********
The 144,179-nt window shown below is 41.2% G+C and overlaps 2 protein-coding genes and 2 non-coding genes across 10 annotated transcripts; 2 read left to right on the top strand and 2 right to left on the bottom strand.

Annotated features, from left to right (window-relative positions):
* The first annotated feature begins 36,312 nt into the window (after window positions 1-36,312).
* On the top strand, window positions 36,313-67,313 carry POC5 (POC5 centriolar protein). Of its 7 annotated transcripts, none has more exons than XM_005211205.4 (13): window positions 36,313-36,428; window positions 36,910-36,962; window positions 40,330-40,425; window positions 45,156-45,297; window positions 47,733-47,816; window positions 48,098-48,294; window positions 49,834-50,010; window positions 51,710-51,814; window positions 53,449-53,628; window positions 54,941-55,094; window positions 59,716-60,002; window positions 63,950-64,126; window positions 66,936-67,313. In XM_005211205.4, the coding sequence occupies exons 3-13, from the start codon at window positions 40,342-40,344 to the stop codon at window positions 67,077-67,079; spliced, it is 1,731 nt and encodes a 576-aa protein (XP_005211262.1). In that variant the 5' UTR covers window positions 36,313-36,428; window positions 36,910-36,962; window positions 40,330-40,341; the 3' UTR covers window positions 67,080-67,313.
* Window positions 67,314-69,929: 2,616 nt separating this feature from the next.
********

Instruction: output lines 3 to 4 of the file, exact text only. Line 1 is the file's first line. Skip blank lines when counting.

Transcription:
* The first annotated feature begins 36,312 nt into the window (after window positions 1-36,312).
* On the top strand, window positions 36,313-67,313 carry POC5 (POC5 centriolar protein). Of its 7 annotated transcripts, none has more exons than XM_005211205.4 (13): window positions 36,313-36,428; window positions 36,910-36,962; window positions 40,330-40,425; window positions 45,156-45,297; window positions 47,733-47,816; window positions 48,098-48,294; window positions 49,834-50,010; window positions 51,710-51,814; window positions 53,449-53,628; window positions 54,941-55,094; window positions 59,716-60,002; window positions 63,950-64,126; window positions 66,936-67,313. In XM_005211205.4, the coding sequence occupies exons 3-13, from the start codon at window positions 40,342-40,344 to the stop codon at window positions 67,077-67,079; spliced, it is 1,731 nt and encodes a 576-aa protein (XP_005211262.1). In that variant the 5' UTR covers window positions 36,313-36,428; window positions 36,910-36,962; window positions 40,330-40,341; the 3' UTR covers window positions 67,080-67,313.